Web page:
More than a few of my friends whispered concerned warnings to me about being kidnapped when I announced my intention to visit Colombia; this fear is the norm among Americans who follow the media. Colombians have similar fears about coming to New York, Chicago or Los Angeles because every crazy American is carrying a gun. The media seems to always lean toward shocking news to boost ratings. What most Americans don’t know is that Bogota has a lower crime rate than Washington D.C. but like any big city, it has areas that are less safe at night if you are walking solo.
I absolutely love two kinds of travel: 1) couchsurfing where you stay with a local for free 2) hostels, where I stay in a dormitory with six to ten other travelers. Couchsurfing usually requires a week or more of requests online to hosts in order to find accommodations–it takes lots of work and rarely works on short notice. I booked a hostel in the historic area of Bogota in a rustic, non-party type hostel called Anandamayi, named after a famous female Hindu guru. The hostel here is fabulous and ranks among my favorites I’ve stayed in. My dorm bed costs me $10 a night and includes a free breakfast (I’m having eggs, toast, oatmeal, fruit and coffee or tea every morning). The hostel appears to have been built from a historic barn or perhaps a workshop of some kind. It is made of adobe and timber with the classic Latin styled tile roof. It is quite fabulous!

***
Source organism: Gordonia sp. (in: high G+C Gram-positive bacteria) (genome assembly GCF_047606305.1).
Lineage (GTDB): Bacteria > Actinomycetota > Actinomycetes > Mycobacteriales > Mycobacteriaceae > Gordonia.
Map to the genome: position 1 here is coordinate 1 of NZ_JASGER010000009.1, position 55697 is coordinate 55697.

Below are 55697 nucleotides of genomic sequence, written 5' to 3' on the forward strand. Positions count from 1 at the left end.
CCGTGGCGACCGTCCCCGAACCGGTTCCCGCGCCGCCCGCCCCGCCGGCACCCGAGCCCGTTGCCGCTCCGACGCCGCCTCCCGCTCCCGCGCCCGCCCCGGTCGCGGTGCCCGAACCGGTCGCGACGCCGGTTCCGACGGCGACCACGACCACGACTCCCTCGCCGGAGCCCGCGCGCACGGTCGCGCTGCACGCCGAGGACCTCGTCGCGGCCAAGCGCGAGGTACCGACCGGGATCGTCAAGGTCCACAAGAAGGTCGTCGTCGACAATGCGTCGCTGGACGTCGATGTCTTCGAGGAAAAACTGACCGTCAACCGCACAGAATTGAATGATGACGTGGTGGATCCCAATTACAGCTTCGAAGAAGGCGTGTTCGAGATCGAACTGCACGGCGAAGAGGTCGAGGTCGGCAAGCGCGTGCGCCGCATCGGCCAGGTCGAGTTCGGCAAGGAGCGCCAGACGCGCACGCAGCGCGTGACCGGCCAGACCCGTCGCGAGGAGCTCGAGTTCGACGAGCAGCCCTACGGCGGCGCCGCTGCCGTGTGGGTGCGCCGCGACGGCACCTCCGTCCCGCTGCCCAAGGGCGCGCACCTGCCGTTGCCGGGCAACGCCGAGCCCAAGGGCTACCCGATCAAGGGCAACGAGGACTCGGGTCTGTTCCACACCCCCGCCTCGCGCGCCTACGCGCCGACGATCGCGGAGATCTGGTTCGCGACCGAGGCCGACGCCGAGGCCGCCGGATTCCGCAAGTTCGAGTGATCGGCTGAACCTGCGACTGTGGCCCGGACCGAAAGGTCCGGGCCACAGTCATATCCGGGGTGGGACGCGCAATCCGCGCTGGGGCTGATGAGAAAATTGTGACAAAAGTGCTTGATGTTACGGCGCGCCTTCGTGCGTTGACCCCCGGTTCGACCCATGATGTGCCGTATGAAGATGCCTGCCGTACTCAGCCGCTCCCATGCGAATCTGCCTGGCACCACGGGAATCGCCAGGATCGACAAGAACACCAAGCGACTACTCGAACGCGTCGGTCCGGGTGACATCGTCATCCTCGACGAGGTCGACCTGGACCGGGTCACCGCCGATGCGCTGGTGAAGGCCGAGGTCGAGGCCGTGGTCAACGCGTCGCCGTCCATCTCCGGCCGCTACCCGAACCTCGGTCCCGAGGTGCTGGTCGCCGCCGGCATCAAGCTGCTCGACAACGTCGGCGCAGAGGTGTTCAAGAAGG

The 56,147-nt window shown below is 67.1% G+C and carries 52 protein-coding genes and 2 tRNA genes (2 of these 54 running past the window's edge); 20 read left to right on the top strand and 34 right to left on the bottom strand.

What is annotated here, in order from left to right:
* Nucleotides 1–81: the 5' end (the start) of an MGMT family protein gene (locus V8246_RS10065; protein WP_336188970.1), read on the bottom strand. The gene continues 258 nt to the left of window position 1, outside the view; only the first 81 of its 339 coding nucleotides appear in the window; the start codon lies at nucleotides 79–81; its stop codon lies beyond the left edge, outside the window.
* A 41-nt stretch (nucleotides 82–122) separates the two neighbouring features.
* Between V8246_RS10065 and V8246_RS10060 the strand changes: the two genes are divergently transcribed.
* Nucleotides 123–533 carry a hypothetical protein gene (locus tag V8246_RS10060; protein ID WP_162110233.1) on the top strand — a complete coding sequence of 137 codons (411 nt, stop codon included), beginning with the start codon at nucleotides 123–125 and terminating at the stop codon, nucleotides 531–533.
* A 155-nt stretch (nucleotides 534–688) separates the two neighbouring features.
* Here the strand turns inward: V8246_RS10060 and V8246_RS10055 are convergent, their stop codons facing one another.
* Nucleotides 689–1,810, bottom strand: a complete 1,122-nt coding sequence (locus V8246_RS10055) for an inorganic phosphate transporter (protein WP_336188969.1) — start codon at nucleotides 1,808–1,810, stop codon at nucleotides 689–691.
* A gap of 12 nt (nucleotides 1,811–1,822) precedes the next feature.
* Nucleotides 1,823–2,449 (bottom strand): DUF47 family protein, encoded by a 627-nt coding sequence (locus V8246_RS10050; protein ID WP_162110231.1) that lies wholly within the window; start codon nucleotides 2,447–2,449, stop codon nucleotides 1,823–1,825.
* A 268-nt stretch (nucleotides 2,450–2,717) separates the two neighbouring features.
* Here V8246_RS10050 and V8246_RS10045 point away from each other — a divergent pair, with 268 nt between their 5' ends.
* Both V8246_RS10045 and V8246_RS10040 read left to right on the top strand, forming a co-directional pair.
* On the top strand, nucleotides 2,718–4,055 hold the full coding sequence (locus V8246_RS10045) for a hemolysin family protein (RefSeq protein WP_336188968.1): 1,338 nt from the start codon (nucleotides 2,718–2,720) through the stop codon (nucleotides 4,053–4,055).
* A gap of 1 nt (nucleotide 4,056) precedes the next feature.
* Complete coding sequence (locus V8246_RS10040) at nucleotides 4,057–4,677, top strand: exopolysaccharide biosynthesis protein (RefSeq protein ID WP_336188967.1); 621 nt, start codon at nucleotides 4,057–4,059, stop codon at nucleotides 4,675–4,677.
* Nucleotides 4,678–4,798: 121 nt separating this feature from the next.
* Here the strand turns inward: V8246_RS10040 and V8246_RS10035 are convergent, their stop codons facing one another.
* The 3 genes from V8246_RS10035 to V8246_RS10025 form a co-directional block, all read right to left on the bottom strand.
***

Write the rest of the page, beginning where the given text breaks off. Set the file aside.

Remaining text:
My Cost for a Day in Bogota
There are three things I obsess on when traveling: food, cultural differences and language. The food in Bogota is cheap, very cheap. I eat breakfast each day in the hostel for free. Lunch typically costs me $2 and dinner $3. I even had a big ice-cream cone from a street vendor for $1. Including my hostel room of $10 my daily budget is usually around $15 to $18 a day.